* MR. CAUSTON (Southwark, W.)

My hon. Friend has clearly stated my views, but I, in common with other Metropolitan Members, must express my deep regret at the attitude Her Majesty's Government have taken up on this matter. The Government does not seem to appreciate the fact that it is a most serious question to be dealt with immediately in a serious, practical way. The Home Secretary has taunted Liberal Members for London with having headed processions, and with having done many things that they really have not done; the fact being that it is due to those Members that further disaster has not arisen with regard to this matter. The Home Secretary refuses every proposal in the direction of peace, and all the comfort we get from him is practically a challenge to hold another meeting in order to obtain a legal decision. It is clear from to-night's discussion that lawyers disagree, and I, as a layman, say, considering the serious nature of the question to be dealt with, the Government should afford facilities for obtaining a judicial decision. In times past a former Tory Government told the people that Trafalgar Square was the proper place for them to hold public meetings, and I believe I am correct in saying that, in days gone by, the right hon. Gentleman the First Lord of the Treasury has himself addressed a meeting in Trafalgar Square. To-night we find legal opinion in conflict, and Her Majesty's Government refuse to advance one step towards arriving at an authoritative decision. I fear what may result from this indiscretion; but I hope the Government, on reflection, will see their way to some action which will allay the bad feeling that has been excited. I must express my regret that no London Tory Member has spoken. Surely they are as much interested as the Liberal Members are in the peace and order of the Metropolis. The Home Secretary has said the citizens of London are a law-abiding people, and so we wish them to remain. I am sorry our Conservative colleagues do not see their way to assist us by joining in the debate.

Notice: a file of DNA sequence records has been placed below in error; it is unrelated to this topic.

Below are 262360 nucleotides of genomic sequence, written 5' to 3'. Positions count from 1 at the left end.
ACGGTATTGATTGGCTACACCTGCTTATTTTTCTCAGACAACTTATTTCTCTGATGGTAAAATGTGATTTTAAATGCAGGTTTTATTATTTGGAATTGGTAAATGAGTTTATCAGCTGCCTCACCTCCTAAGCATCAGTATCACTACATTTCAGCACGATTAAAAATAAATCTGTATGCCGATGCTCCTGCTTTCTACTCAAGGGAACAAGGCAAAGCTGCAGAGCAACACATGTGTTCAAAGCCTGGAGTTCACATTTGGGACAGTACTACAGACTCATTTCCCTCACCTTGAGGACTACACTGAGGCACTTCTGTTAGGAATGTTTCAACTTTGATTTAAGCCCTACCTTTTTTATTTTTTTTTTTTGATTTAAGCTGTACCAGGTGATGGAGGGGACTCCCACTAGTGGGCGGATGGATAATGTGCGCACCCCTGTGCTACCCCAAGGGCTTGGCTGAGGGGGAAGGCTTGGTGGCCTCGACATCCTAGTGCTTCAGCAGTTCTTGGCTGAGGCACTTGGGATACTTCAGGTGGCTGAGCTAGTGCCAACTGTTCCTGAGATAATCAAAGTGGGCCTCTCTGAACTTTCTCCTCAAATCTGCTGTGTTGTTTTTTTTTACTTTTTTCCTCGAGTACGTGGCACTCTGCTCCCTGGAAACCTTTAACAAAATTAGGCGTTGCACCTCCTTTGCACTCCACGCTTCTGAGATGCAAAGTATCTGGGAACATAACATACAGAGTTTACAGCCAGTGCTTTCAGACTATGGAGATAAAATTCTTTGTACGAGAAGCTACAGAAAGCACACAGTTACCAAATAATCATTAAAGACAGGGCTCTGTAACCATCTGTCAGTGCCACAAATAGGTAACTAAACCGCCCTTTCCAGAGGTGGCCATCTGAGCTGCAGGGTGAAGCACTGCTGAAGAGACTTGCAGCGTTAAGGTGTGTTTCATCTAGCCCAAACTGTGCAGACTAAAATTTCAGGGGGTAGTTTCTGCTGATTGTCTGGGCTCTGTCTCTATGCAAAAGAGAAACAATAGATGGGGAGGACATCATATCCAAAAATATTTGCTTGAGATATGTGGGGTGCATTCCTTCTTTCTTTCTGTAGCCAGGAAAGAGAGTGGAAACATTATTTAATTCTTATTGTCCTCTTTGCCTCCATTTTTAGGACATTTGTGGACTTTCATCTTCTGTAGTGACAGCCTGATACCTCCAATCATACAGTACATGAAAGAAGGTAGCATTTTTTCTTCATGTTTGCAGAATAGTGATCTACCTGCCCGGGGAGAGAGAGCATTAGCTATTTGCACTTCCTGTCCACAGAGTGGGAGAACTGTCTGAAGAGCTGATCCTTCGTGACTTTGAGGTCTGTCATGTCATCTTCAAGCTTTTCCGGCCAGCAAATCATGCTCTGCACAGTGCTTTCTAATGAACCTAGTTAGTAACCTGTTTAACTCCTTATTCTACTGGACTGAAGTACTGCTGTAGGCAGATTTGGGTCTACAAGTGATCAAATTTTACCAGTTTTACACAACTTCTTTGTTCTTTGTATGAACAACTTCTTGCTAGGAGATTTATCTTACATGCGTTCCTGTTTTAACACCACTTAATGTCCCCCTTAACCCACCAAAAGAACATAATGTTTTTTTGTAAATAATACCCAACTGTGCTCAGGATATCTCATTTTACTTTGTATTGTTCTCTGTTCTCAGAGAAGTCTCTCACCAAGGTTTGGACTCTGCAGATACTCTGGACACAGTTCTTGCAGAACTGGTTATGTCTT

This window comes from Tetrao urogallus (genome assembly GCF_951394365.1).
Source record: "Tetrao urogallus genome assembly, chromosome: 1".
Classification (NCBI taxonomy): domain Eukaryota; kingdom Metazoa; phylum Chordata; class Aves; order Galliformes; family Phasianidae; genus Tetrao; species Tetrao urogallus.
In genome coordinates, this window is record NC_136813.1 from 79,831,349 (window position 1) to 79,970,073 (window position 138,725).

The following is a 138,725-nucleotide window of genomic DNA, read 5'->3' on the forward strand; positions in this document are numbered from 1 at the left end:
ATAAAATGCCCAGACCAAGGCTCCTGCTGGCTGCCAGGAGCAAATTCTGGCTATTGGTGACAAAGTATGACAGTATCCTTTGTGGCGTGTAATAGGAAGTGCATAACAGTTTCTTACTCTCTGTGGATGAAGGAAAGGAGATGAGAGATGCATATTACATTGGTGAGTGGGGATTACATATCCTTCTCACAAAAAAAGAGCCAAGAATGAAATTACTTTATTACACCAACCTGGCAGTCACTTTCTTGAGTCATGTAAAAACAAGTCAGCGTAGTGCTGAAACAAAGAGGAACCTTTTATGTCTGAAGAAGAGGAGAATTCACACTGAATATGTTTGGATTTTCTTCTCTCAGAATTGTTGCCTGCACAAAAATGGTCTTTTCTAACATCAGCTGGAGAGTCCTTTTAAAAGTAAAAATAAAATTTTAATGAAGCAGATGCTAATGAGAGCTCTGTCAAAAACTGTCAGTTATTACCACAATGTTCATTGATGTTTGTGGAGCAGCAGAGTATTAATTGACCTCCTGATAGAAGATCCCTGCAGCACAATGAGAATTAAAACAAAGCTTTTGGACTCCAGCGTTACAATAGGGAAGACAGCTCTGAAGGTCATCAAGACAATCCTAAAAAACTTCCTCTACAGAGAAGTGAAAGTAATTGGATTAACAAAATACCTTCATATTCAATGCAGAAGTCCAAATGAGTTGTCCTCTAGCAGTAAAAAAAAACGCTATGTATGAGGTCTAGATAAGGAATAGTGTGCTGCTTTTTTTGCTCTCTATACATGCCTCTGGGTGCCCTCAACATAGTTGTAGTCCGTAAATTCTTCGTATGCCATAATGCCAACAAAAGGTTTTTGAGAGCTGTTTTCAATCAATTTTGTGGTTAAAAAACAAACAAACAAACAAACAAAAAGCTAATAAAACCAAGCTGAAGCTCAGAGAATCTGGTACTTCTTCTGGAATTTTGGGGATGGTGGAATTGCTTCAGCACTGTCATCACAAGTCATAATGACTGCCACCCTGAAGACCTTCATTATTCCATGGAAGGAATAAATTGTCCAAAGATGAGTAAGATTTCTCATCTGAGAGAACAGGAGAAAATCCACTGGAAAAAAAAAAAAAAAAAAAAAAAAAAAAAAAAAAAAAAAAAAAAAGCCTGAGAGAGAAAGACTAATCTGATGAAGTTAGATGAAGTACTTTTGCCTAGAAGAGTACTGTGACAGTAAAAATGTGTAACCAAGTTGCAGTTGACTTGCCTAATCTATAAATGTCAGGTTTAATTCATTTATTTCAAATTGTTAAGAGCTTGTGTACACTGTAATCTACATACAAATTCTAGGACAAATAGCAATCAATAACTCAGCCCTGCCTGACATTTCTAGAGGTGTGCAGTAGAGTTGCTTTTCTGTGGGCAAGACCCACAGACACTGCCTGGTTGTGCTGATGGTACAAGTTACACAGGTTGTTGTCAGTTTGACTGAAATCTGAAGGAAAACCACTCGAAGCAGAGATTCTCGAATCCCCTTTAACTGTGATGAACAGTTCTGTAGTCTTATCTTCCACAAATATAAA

Question put, "That the proposed words be inserted."

The House divided:—Ayes 109; Noes 188: Majority 79.—(Div. List, No. 4.)

Main Question again proposed.